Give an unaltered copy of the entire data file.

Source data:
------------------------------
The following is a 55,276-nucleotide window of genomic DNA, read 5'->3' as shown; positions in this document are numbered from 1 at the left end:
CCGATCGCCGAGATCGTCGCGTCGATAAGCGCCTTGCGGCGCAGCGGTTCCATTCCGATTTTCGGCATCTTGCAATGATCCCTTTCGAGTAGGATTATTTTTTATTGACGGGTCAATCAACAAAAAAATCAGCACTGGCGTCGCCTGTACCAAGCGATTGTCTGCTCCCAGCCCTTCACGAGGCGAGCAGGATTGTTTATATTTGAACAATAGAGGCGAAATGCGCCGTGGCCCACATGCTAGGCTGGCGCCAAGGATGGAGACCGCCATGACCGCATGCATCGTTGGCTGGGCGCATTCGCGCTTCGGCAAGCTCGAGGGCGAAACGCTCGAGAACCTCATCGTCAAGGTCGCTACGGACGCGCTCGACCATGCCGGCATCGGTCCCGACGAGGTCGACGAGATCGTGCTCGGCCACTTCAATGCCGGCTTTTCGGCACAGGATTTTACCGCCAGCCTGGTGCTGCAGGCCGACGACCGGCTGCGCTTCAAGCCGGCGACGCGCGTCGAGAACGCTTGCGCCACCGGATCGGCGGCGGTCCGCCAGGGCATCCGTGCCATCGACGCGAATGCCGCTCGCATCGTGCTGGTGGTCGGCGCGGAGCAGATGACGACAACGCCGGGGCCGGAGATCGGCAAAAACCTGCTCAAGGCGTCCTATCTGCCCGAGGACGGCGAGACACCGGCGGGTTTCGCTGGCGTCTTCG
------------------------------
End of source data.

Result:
The following is a 55,276-nucleotide window of genomic DNA, read 5'->3' as shown; positions in this document are numbered from 1 at the left end:
CCGATCGCCGAGATCGTCGCGTCGATAAGCGCCTTGCGGCGCAGCGGTTCCATTCCGATTTTCGGCATCTTGCAATGATCCCTTTCGAGTAGGATTATTTTTTATTGACGGGTCAATCAACAAAAAAATCAGCACTGGCGTCGCCTGTACCAAGCGATTGTCTGCTCCCAGCCCTTCACGAGGCGAGCAGGATTGTTTATATTTGAACAATAGAGGCGAAATGCGCCGTGGCCCACATGCTAGGCTGGCGCCAAGGATGGAGACCGCCATGACCGCATGCATCGTTGGCTGGGCGCATTCGCGCTTCGGCAAGCTCGAGGGCGAAACGCTCGAGAACCTCATCGTCAAGGTCGCTACGGACGCGCTCGACCATGCCGGCATCGGTCCCGACGAGGTCGACGAGATCGTGCTCGGCCACTTCAATGCCGGCTTTTCGGCACAGGATTTTACCGCCAGCCTGGTGCTGCAGGCCGACGACCGGCTGCGCTTCAAGCCGGCGACGCGCGTCGAGAACGCTTGCGCCACCGGATCGGCGGCGGTCCGCCAGGGCATCCGTGCCATCGACGCGAATGCCGCTCGCATCGTGCTGGTGGTCGGCGCGGAGCAGATGACGACAACGCCGGGGCCGGAGATCGGCAAAAACCTGCTCAAGGCGTCCTATCTGCCCGAGGACGGCGAGACACCGGCGGGTTTCGCTGGCGTCTTCG